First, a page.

evidence for the Court [sic] as well as reference relevant
portions of the record in the argument sections of the
brief.” Id. He concluded that “[w]hile
it may be unfortunate for Defendant that counsels' office
has separate attorneys that represent claimants before [the
Social Security Administration and the federal district
court], there is nothing that is detrimental to the client
where her counsel specialize with regard to different levels
of representation.” Id.
counsel's argument reveals the unreasonableness of the
fees requested. While there may be some benefit to the client
where attorneys within a firm specialize in different levels
of representation, as the Commissioner argues it would be
improper for a firm to charge its client for the time spent
in bringing new attorneys up to speed on a case where the
firm chooses to use different counsel in different phases of
the litigation. See, e.g., Lowerre v.
Colvin, No. 12-218E, 2014 WL 3529987, at *2 (W.D. Pa.
July 15, 2014) (unpublished) (disallowing “duplicative
work created by two attorneys leaving counsel's firm and
each newly assigned attorney becoming familiar with the
case”). Where it would not be appropriate to charge a
client for time expended, it is not reasonable to charge the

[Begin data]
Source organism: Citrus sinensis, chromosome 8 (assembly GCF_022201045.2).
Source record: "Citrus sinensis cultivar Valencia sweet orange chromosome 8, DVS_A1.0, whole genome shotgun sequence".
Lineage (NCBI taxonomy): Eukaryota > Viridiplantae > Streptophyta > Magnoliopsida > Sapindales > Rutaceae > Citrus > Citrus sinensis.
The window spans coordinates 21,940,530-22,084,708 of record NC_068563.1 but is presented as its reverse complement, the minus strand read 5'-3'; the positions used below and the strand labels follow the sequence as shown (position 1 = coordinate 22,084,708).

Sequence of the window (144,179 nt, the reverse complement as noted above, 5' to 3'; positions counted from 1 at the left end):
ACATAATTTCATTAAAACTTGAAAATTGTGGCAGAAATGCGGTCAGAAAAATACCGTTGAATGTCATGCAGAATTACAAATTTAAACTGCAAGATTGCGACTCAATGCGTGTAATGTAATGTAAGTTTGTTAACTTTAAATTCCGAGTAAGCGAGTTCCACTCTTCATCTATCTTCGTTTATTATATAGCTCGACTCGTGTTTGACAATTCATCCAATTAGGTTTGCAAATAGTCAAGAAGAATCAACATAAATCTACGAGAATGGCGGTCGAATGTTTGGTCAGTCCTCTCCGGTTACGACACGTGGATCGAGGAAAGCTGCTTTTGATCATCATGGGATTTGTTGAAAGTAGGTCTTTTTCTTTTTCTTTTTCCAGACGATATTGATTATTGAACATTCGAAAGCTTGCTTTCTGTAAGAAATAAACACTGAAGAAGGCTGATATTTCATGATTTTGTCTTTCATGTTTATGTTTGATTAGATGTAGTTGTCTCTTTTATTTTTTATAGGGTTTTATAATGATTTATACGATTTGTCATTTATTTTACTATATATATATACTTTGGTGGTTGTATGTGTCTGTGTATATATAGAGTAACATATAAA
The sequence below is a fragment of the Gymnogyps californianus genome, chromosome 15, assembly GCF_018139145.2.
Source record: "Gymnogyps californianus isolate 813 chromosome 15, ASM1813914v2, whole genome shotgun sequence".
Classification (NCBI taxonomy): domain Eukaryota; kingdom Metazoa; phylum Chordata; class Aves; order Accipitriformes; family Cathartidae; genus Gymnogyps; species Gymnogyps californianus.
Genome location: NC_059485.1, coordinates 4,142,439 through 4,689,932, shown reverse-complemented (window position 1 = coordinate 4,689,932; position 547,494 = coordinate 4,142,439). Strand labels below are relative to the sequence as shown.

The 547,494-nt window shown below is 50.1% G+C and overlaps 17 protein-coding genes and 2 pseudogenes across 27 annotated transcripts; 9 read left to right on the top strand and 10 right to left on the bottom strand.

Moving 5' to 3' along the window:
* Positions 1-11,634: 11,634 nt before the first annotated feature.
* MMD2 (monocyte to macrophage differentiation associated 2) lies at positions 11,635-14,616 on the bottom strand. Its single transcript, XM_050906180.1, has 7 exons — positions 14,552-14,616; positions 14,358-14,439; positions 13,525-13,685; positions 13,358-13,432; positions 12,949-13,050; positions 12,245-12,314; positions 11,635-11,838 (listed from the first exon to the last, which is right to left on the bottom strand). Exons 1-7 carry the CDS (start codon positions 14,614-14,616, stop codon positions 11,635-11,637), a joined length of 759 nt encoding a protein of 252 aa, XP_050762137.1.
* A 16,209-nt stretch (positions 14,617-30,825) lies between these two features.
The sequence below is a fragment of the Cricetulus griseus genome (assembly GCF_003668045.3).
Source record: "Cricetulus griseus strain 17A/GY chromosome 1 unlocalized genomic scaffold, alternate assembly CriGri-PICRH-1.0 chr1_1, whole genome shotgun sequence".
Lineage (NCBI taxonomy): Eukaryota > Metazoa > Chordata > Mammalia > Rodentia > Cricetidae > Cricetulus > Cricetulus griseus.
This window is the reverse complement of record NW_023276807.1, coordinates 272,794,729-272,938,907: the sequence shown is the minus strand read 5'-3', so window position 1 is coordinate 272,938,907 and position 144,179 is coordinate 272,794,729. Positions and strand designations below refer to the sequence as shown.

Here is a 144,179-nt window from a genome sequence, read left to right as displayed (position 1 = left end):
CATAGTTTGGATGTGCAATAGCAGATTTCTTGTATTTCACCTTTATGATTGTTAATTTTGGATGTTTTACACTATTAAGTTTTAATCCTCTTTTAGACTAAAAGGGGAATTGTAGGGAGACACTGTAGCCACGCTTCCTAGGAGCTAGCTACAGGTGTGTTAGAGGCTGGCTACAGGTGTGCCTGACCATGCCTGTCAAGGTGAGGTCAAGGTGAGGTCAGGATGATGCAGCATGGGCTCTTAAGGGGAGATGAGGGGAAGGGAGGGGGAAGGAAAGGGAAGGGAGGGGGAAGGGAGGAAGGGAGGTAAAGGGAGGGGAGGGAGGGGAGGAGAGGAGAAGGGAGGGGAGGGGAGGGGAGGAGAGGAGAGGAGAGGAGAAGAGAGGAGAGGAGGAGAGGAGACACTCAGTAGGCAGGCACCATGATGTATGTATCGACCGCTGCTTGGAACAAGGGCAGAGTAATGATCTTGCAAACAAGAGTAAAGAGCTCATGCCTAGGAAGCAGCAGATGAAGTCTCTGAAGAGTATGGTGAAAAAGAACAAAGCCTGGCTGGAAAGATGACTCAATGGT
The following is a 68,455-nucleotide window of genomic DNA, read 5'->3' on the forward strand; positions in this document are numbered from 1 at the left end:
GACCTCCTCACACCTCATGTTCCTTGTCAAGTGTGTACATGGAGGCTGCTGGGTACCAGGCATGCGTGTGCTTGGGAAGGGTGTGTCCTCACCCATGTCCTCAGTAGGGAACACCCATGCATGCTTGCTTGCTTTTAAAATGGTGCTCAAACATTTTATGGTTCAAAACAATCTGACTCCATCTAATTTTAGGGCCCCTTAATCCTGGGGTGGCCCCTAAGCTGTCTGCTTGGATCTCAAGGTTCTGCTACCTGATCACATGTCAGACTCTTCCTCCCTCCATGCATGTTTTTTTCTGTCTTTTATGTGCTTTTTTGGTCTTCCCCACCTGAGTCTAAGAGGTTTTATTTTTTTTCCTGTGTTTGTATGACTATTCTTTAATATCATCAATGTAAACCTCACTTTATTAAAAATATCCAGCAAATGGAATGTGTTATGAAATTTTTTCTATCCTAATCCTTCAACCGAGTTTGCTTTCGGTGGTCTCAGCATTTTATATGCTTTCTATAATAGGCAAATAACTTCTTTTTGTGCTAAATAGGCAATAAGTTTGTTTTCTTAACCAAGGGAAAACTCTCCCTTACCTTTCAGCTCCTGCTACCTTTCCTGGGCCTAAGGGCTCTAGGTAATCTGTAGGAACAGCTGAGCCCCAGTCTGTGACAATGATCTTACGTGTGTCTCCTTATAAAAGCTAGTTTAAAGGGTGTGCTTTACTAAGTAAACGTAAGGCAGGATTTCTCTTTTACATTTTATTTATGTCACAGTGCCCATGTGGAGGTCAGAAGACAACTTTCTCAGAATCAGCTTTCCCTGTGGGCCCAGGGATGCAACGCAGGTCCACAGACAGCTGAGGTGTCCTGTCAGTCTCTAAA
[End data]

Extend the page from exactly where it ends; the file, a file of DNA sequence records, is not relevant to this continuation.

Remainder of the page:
client's adversary. Robinson, 160 F.3d at 1281
(a court examines whether the tasks at issue would be billed
to a paying client).
time records reveal that on March 20 and 21, 2018 counsel
spent 8.5 hours reviewing the transcript of this case. (Pl.
Mot., Attach. 3). Another attorney spent .75 hours reviewing
the draft brief and the ALJ's decision on March 27, 1
hour reviewing and summarizing the transcript on March 28,
1.25 hours reviewing and summarizing testimony on March 29,
and .75 hours on March 30 to finish the review, resulting in
a total of 12.25 hours reviewing and summarizing the
transcript of this case. Id. The court recognizes
that some of that time would have been necessary even if the
attorneys had represented Plaintiff before the Commissioner,
but it finds that 6.25 hours of that time is excessive.
the court finds that a reasonable amount of time expended
before this court is 33.00 hours (39.25 hours less 6.25
hours). At a rate of $191.25 per hour, the court ...